Review: Jazz at Lincoln Center Orchestra

Review: Jazz at Lincoln Center Orchestra
(Bebop and Beyond, part of “United in Swing 2010” London residency, Barbican Hall, Friday June 18th 2010, Review by Frank Griffith)

“Keep doin it until we keep on doin it” was the utterance by JALC Orchestra bandleader and featured trumpet soloist, Wynton Marsalis, which best sums up the mission of the orchestra and the durability of this great music. The programme “Bebop and Beyond” showcased repertoire from the 1940s-1960s period, including bop 52nd street themes, early Afro Cuban opuses as well as assorted Basie, Ellington and Oliver Nelson music. All of whom were either African-American or Cuban composers, with the lone exception of one Gerry Mulligan piece. Considering the wealth of other innovative bands and writers from this period (Stan Kenton, Sauter/Finegan,Woody Herman, Claude Thornhill, Gil Evans, etc) one wonders why they were not represented more but, that said, the programme was varied and exemplary indeed.

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There was an arsenal of British guest soloists including the explosive alto saxophonist, Soweto Kinch, who was the first one out of the blocks on Gil Fuller’s “Things to Come” with his searing and incisive solo. This was followed shortly by veteran altoist, Peter King who contributed melodically with his liquid sound on Mary Lou Williams’ “In The Land of Oo–bla-dee” as well as on Gerry Mulligan’s “Festive Minor” on which featured an impromptu duet with Scots baritone saxist and charter JALC Orchestra member, Joe Temperley(Photo Credit: Rosie Reed Gold)

The latin triumvirate of pianist Alex Wilson and percussionists, Satin Singh and Roberto Pla all guested on “Manteca and Havana Blues” with Wilson, making the biggest impression with his spirited and rhythmic imoprovisations bringing about some extreme intensity in his solo development. Not to be outdone, flautist, Andy Panayi, swung mightily, down and dirty on Eddie Durham’s “Moten Swing” with just enough dog-eared tatter and swagger in his sound to depict the seedy 1930s environs of Kansas City.

Among other highlights were altoist Ted Nash‘s scintillating solo on “Havana Blues” working his way up to fevered pitch quickly (no doubt partially due to the paucity of solo length, associated with big bands) but providing a welcome drama and excitement to the mix. Guest bassist, Rodney Whitaker‘s deep dish swing and melodic solo also added much to “Moten Swing”. Two Ellington pieces, “Paris Stairs” and 2 movements from “The Queens Suite” featured more muted and cloaked textures with the inimitable Dukian saxophone section quality.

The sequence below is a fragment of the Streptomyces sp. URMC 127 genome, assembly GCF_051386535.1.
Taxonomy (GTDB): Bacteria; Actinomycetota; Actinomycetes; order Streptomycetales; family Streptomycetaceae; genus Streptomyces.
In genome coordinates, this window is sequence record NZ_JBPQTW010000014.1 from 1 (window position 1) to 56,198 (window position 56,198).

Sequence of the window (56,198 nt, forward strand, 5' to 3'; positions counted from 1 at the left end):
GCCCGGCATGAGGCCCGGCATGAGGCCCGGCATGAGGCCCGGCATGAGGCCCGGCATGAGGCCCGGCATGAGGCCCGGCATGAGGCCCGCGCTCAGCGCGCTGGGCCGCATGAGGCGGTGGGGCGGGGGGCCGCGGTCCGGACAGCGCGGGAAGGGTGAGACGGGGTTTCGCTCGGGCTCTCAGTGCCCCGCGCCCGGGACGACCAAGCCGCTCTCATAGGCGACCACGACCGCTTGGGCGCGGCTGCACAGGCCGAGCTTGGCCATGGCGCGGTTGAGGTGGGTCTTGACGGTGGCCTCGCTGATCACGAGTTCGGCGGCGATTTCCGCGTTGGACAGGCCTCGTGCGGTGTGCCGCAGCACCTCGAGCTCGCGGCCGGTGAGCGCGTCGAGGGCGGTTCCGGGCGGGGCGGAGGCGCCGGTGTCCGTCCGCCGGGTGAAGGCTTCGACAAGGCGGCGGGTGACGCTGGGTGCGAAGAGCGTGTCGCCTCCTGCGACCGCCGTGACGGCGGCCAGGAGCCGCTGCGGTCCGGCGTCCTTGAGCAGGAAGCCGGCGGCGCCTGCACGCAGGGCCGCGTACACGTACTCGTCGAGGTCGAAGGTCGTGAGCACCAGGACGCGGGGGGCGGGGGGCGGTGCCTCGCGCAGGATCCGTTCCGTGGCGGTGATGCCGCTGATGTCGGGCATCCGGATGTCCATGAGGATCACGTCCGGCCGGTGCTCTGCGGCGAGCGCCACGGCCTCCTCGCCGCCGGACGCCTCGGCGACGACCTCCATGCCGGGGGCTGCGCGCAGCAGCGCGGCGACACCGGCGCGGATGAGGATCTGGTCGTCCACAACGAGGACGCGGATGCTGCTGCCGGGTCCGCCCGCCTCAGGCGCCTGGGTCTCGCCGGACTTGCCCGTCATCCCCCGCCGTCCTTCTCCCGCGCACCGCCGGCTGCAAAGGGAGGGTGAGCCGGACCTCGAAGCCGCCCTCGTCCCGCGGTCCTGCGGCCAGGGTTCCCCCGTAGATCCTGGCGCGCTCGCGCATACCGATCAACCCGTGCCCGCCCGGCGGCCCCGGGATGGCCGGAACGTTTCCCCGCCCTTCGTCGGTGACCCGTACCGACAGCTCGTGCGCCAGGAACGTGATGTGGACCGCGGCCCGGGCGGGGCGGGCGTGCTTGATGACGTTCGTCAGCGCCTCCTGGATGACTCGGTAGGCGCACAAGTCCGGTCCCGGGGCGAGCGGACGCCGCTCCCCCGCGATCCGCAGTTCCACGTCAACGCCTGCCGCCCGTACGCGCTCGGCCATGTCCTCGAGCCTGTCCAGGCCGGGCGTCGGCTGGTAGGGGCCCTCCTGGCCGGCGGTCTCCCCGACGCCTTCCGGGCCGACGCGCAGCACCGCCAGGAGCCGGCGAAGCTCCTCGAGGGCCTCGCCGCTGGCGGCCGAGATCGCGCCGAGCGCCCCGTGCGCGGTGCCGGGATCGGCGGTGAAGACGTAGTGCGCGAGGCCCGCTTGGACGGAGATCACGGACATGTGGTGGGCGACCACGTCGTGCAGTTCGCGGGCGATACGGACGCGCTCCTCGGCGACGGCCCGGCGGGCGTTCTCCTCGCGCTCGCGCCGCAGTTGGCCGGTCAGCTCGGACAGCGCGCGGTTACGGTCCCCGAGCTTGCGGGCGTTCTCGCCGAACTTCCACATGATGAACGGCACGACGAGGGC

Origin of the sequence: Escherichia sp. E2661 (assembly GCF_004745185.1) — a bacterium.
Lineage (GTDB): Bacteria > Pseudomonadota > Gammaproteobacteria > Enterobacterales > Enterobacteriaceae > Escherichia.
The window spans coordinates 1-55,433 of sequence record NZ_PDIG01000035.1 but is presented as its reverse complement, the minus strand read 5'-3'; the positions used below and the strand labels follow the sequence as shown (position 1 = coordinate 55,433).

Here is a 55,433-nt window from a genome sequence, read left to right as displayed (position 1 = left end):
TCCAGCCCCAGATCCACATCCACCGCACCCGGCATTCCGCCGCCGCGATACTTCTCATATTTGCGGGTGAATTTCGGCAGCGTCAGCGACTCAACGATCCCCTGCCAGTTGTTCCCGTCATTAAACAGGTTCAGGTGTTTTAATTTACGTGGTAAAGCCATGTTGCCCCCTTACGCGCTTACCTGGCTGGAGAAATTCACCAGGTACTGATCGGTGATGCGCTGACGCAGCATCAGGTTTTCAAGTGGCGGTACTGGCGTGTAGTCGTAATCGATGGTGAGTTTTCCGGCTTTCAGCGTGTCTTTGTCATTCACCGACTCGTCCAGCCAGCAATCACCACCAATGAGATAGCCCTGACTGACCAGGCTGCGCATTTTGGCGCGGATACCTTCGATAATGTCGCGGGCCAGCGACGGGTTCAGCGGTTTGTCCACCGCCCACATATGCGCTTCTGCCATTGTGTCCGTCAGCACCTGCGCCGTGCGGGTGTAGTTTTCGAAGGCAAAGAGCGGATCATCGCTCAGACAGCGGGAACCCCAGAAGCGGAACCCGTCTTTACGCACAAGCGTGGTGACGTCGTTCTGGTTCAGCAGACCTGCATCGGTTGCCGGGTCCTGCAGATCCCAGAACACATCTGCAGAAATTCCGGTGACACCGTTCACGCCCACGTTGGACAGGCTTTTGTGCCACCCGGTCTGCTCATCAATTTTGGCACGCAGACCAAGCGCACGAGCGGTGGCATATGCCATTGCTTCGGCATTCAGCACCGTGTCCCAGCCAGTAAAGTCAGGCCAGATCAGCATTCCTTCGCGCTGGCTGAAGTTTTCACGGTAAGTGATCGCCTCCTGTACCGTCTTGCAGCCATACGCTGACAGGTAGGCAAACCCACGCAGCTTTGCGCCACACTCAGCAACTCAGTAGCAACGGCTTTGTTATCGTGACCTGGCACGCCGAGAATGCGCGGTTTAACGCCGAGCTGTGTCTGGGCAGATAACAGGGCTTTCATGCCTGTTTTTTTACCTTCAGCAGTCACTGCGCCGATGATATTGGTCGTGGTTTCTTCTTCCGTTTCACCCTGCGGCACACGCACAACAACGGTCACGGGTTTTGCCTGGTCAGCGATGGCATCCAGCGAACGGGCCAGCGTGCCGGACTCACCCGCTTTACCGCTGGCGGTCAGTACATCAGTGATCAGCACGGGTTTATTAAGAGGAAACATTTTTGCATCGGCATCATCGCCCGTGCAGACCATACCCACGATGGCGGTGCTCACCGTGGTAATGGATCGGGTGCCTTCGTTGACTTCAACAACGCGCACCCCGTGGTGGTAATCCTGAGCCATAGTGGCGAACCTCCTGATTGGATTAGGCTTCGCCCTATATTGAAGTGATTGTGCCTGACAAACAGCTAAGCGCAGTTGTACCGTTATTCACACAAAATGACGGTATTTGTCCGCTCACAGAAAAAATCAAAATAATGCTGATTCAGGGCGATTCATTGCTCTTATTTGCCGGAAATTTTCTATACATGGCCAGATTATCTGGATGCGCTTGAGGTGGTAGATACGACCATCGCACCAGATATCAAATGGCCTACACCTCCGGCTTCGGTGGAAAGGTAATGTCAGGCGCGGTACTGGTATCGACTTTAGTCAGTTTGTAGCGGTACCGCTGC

Amongst this tonal mix was Victor Goines‘ labyrinthine and resonant clarinet wafting and threading through. This was especially welcome in a large hall that required no microphones for most in a band that has such a keen appreciation for dynamics. Ever present through all of this was the relentless yet eloquent and exciting solos and support of Dan Nimmer‘s piano.

Another heroic and successful visit to these shores by an orchestra that continues to make more inroads into the Barbican’s offerings and outreach. With the 2012 Olympics just around the corner we look forward to reaping the benefits that creative live music has to offer as well. Hows about a medal for that?


See a FEATURE on the JALC and its Barbican residency

The JALC Orchestra is now on a UK tour. Dates as follows

Bridgewater Hall Tuesday 22 June 2010, 7:30pm
Brighton Dome Thursday 24 June 2010, 7:30pm
Birmingham Symphony Hall Friday 25 June 2010, 7:30pm
The Sage Gateshead Saturday 26 June 2010, 7:30pm
Royal Concert Hall Glasgow Sunday 27 June 2010, 7:30pm

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